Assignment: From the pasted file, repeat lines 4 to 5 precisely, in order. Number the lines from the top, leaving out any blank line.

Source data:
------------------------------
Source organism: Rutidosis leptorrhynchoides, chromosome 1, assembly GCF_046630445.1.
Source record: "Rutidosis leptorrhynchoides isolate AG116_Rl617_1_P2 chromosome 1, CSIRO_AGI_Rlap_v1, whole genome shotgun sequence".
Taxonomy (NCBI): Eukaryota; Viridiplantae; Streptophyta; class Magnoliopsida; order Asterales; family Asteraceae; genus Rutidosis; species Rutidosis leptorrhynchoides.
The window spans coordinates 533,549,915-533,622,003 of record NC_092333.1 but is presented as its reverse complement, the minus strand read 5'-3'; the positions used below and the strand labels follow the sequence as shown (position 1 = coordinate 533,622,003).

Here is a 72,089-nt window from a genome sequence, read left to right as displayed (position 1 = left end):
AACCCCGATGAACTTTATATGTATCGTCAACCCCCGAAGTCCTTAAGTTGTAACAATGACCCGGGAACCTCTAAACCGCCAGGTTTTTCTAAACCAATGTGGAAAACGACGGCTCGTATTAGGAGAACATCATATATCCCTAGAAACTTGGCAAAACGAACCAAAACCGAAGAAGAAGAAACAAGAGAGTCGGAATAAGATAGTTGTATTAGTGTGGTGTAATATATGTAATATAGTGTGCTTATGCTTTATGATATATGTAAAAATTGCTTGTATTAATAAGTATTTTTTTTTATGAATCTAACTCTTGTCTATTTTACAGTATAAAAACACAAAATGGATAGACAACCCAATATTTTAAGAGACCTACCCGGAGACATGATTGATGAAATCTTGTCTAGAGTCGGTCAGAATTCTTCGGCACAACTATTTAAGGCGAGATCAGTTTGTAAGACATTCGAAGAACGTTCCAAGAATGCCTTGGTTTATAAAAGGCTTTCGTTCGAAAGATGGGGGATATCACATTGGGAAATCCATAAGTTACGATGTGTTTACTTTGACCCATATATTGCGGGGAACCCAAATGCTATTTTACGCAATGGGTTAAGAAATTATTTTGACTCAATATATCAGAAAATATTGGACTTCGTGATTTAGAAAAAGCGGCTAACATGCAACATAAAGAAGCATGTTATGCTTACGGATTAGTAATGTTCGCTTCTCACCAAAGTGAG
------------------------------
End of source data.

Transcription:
The window spans coordinates 533,549,915-533,622,003 of record NC_092333.1 but is presented as its reverse complement, the minus strand read 5'-3'; the positions used below and the strand labels follow the sequence as shown (position 1 = coordinate 533,622,003).

Here is a 72,089-nt window from a genome sequence, read left to right as displayed (position 1 = left end):